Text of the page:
fbpx

odDRABAs and enDRABAs

Our Canadian History is Different

Our Canadian History is Different

ADRABA’s Canadian history course explores perspectives often overlooked in traditional teachings. It integrates Jewish learning and views from “outsider” communities, providing students with an interactive learning experience that goes beyond just pencil and paper assessments. Students explore history through various lenses, including sports, to understand the country’s multicultural narrative and contributions of individuals like athlete Fanny Rosenfeld to Canada’s identity.

Friday Night Fish-ticuffs

Friday Night Fish-ticuffs

When thinking of the relationship between a people and their food, there are usually three dynamics at play.  Geography determines what’s available to eat.  The people’s culture decides what, among those things to eat, is considered “food.” And finally, there is...

Much More Than a Dairy Delight

Much More Than a Dairy Delight

United Bakers, a century-old Toronto institution, offers a taste of home for Ashkenazi Jews, reflecting the city’s diverse culinary scene and immigrant history. The author nostalgically recalls his father’s fondness for the restaurant’s comforting fare, highlighting its significance beyond mere food, as a place of familial and communal memories.

The Jewish Mayors of the “Belfast of Canada”

The Jewish Mayors of the “Belfast of Canada”

Toronto, once known as the “Belfast of Canada” for its predominantly white, Protestant population, has evolved into one of the world’s most diverse cities. Jewish mayors like Nathan Phillips, Phil Givens, and Mel Lastman played crucial roles in promoting inclusivity and shaping the city. Their policies and initiatives, from challenging existing political monopolies to fostering cultural developments like the Toronto City Hall and The Archer sculpture, have left a lasting impact on the city. Despite controversies during their tenures, their influence remains significant in the historical and cultural fabric of Toronto.

Our Canadian History is Different

Our Canadian History is Different

ADRABA’s Canadian history course explores perspectives often overlooked in traditional teachings. It integrates Jewish learning and views from “outsider” communities, providing students with an interactive learning experience that goes beyond just pencil and paper assessments. Students explore history through various lenses, including sports, to understand the country’s multicultural narrative and contributions of individuals like athlete Fanny Rosenfeld to Canada’s identity.

Friday Night Fish-ticuffs

Friday Night Fish-ticuffs

When thinking of the relationship between a people and their food, there are usually three dynamics at play.  Geography determines what’s available to eat.  The people’s culture decides what, among those things to eat, is considered “food.” And finally, there is cuisine, which determines how that “food" is prepared. In the many cohorts of students in Chosen Food, our Jewish food culture course, we examined how this “food triangle” featured in the lives of Jews of communities from Kelowna to...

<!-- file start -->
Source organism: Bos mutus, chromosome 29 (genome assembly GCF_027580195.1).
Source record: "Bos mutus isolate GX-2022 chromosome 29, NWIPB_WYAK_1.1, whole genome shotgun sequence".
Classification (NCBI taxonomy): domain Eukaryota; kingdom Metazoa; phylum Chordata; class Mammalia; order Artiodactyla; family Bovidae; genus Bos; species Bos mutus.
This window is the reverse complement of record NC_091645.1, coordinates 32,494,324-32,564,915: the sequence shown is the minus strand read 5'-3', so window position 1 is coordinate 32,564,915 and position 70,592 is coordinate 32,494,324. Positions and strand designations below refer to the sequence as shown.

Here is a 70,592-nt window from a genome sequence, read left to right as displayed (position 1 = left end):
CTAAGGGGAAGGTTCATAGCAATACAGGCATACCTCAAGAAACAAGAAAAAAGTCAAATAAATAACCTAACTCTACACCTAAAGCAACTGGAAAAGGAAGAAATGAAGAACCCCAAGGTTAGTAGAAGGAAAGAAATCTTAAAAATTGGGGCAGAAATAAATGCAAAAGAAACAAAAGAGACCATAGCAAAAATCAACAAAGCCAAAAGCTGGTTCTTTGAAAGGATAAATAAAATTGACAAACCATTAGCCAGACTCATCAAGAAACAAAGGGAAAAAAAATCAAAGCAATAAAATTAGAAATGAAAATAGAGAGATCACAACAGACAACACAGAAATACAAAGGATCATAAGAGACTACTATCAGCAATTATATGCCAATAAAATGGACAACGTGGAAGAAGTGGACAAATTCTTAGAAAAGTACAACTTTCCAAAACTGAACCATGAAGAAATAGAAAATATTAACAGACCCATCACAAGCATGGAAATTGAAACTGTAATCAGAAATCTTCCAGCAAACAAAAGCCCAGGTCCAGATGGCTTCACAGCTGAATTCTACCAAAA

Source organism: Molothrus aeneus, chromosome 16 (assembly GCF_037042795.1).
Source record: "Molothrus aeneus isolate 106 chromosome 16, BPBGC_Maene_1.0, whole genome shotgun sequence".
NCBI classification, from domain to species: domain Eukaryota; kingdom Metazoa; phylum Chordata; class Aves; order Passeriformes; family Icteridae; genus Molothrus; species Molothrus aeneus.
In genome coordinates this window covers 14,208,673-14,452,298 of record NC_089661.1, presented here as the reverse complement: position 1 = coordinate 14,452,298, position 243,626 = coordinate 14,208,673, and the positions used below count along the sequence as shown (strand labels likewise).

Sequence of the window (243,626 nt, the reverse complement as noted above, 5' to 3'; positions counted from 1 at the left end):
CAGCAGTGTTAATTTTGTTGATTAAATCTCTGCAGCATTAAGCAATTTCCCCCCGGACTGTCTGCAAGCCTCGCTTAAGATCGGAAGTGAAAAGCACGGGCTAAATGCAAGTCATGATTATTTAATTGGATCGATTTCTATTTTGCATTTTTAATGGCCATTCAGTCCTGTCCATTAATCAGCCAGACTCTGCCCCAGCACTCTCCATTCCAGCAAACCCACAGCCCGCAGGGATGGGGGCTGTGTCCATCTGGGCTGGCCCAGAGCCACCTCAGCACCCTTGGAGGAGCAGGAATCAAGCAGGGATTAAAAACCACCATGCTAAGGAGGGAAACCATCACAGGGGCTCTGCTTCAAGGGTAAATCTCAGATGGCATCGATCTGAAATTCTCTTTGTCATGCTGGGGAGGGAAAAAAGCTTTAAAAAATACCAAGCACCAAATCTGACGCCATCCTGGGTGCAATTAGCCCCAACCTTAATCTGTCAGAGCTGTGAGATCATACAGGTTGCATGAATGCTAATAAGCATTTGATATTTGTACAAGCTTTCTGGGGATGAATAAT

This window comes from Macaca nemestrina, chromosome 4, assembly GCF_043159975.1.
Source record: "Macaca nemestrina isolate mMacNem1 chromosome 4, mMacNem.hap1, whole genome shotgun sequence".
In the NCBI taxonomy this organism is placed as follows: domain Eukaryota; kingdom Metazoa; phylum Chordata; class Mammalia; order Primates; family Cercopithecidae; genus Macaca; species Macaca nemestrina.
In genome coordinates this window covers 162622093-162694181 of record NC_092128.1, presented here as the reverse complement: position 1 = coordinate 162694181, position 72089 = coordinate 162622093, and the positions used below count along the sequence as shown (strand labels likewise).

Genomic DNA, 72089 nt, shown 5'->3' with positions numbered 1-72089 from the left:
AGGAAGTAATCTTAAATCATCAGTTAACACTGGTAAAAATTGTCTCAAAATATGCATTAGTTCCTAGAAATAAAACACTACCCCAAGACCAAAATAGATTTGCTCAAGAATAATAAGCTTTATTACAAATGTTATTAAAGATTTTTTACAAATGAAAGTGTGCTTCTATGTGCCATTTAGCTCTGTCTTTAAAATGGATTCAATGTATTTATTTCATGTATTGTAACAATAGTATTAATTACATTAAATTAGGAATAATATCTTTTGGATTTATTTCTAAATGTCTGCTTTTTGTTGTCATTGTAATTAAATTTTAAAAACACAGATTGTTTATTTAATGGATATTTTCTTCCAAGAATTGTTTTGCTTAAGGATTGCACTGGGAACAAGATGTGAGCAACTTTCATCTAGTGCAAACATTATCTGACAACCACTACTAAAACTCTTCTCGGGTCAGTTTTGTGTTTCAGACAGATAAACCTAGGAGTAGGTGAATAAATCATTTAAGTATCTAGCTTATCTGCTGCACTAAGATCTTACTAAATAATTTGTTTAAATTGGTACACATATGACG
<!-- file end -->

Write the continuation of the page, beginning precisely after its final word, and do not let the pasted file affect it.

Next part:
The Siddur is Still an Open Book

The Siddur is Still an Open Book

Our position 'in the present' too often prevents us from seeing how recent millennia have forced our Jewish liturgy to change and evolve. Jewish Liturgy certainly has its roots in Ancient Israel, even before the destruction of the 2nd Temple in 70 CE. With justification from the Biblical verse וּֽנְשַׁלְּמָ֥ה פָרִ֖ים שְׂפָתֵֽינוּ (Hosea 14:3) the exiles were able to compose and recite prayers. Perhaps, even after the destruction of the first Temple (70 BCE) there were prayers recited in...

Much More Than a Dairy Delight

Much More Than a Dairy Delight

United Bakers, a century-old Toronto institution, offers a taste of home for Ashkenazi Jews, reflecting the city’s diverse culinary scene and immigrant history. The author nostalgically recalls his father’s fondness for the restaurant’s comforting fare, highlighting its significance beyond mere food, as a place of familial and communal memories.

Toronto Synagogues Have History

Toronto Synagogues Have History

Synagogues have been the foundation stone of Jewish communities throughout Jewish history.Biblical religion of the ancient world was focussed on the sacrificial rituals of the Tabernacle in the desert wanderings and then the First Temple built by King Solomon subsequently destroyed by the Babylonians in 586 BCE. We think that this absence of a physical temple for worship led to the beginnings of verbal prayer recitation during the Babylonian exile. This was based on the Biblical verse (Hosea...

The Jewish Mayors of the “Belfast of Canada”

The Jewish Mayors of the “Belfast of Canada”

Toronto, once known as the “Belfast of Canada” for its predominantly white, Protestant population, has evolved into one of the world’s most diverse cities. Jewish mayors like Nathan Phillips, Phil Givens, and Mel Lastman played crucial roles in promoting inclusivity and shaping the city. Their policies and initiatives, from challenging existing political monopolies to fostering cultural developments like the Toronto City Hall and The Archer sculpture, have left a lasting impact on the city. Despite controversies during their tenures, their influence remains significant in the historical and cultural fabric of Toronto.